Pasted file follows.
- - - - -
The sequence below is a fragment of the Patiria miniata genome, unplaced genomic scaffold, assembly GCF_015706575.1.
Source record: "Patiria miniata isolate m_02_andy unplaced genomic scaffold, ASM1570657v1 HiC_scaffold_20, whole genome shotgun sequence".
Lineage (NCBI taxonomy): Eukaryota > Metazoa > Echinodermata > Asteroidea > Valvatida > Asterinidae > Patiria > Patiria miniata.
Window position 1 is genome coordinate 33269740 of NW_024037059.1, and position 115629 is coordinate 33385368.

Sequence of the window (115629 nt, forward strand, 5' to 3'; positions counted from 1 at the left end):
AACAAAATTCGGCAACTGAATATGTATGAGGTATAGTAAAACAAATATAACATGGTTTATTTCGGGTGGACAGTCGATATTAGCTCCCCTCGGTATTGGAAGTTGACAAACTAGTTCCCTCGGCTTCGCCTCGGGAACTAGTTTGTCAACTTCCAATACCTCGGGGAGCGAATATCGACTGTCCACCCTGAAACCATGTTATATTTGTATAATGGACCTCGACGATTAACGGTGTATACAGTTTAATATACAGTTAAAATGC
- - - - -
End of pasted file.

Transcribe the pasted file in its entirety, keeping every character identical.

The sequence below is a fragment of the Patiria miniata genome, unplaced genomic scaffold, assembly GCF_015706575.1.
Source record: "Patiria miniata isolate m_02_andy unplaced genomic scaffold, ASM1570657v1 HiC_scaffold_20, whole genome shotgun sequence".
Lineage (NCBI taxonomy): Eukaryota > Metazoa > Echinodermata > Asteroidea > Valvatida > Asterinidae > Patiria > Patiria miniata.
Window position 1 is genome coordinate 33269740 of NW_024037059.1, and position 115629 is coordinate 33385368.

Sequence of the window (115629 nt, forward strand, 5' to 3'; positions counted from 1 at the left end):
AACAAAATTCGGCAACTGAATATGTATGAGGTATAGTAAAACAAATATAACATGGTTTATTTCGGGTGGACAGTCGATATTAGCTCCCCTCGGTATTGGAAGTTGACAAACTAGTTCCCTCGGCTTCGCCTCGGGAACTAGTTTGTCAACTTCCAATACCTCGGGGAGCGAATATCGACTGTCCACCCTGAAACCATGTTATATTTGTATAATGGACCTCGACGATTAACGGTGTATACAGTTTAATATACAGTTAAAATGC